The source of pain after a construction accident can be challenging to discern, even for medical professionals. An accident on a construction site can put a worker in the hospital for a lengthy period of time. Something as simple as a defective power tool accident can have serious repercussions. Some workers may suffer from occupational disease or repetitive injuries. In Arizona, many multi-million dollar construction projects are in the works, which means more workers may be at risk of injury. When those workers are hurt, it is important they seek the compensation they deserve.
The Arizona Transportation Board approved a total of $306 million in transportation projects over a five-year period. The approved projects are the State Route 347 Railroad Overpass, Interstate 15, State Route 89, State Route 260, US 60, US 95 and State Route 189. The 2015-2019 Five-Year Transportation Facilities Construction Program has dedicated funding towards all these projects. Many of them will focus on widening current roads and new constructions.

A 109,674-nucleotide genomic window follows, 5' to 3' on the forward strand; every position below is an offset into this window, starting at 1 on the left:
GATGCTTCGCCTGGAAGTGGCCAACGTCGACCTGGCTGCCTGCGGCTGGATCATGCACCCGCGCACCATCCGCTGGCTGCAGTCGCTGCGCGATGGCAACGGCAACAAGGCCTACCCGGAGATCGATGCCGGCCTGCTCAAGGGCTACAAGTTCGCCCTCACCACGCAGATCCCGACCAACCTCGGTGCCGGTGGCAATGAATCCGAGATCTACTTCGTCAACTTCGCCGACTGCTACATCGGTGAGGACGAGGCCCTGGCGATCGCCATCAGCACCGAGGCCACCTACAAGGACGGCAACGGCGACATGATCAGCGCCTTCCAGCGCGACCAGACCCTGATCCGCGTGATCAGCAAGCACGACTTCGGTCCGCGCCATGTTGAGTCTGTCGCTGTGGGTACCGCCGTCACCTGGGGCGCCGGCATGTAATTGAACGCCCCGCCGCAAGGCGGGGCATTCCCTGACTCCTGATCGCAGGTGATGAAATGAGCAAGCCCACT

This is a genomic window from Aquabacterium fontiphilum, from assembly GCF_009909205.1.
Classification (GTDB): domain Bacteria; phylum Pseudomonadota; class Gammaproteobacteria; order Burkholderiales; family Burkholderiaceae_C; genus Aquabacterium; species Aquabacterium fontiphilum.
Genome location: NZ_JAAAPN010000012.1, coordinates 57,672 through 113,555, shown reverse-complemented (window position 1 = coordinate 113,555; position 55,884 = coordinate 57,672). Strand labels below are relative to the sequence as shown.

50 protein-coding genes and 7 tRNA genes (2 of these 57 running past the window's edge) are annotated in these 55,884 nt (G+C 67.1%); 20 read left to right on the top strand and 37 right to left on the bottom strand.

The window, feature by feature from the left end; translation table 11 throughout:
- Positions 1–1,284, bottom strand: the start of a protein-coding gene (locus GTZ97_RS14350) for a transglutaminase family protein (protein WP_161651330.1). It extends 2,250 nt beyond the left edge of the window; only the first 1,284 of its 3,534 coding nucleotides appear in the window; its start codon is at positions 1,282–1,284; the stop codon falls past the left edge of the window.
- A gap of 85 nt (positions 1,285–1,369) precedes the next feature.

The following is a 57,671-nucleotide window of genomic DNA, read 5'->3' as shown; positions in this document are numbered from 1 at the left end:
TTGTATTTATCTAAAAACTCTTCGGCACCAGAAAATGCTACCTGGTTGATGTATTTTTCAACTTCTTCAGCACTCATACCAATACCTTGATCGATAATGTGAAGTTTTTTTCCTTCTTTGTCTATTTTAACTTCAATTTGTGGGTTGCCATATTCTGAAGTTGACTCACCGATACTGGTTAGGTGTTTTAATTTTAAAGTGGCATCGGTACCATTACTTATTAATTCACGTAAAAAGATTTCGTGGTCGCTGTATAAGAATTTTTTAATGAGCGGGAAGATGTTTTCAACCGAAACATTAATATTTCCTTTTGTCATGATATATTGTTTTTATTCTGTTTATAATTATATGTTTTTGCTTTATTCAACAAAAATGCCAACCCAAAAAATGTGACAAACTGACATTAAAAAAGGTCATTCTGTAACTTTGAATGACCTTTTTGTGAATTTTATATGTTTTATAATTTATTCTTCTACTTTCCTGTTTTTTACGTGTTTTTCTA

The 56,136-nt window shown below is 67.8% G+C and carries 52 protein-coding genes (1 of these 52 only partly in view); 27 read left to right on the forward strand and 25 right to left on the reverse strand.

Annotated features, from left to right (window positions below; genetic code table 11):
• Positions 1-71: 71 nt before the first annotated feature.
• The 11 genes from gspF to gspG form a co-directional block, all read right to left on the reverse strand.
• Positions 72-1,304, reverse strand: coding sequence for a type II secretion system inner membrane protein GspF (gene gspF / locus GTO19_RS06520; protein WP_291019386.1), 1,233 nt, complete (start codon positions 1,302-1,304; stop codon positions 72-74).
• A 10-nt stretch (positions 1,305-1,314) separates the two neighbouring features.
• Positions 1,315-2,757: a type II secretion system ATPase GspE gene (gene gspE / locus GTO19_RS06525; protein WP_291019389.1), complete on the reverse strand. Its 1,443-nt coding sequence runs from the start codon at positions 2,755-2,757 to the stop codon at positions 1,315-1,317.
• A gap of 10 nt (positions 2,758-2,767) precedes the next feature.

With new construction workers are exposed to dangers that can lead to injuries. A construction worker could get into an accident in a variety of ways, from defective equipment to poor safety precautions. If someone is hurt on-the-job, he or she is allowed to seek workers' compensation to help him or her with any expenses that may incur. Those costs could range from rehabilitation for the injury to lost wages due to missed work.
Though injured workers can seek workers' compensation, the process, all too often, is fraught with legal complexities. Insurance companies may deny a claim for various reasons, leaving an injured worker financially stranded. The good news, however, is that these harmed individuals do not have to accept an initial rejection. Instead, they can seek the help of an Arizona attorney who will help them fight to get a denial overturned. If the facts of the case and the law support it, then an compensation may be recovered for lost wages and medical expenses, allowing an injured worker to obtain the care he or she needs and deserves.
Source: Better Roads, "Arizona Transportation Board approves 5-year construction program allocating $306 million for state projects," Amanda Bayhi, June 16, 2014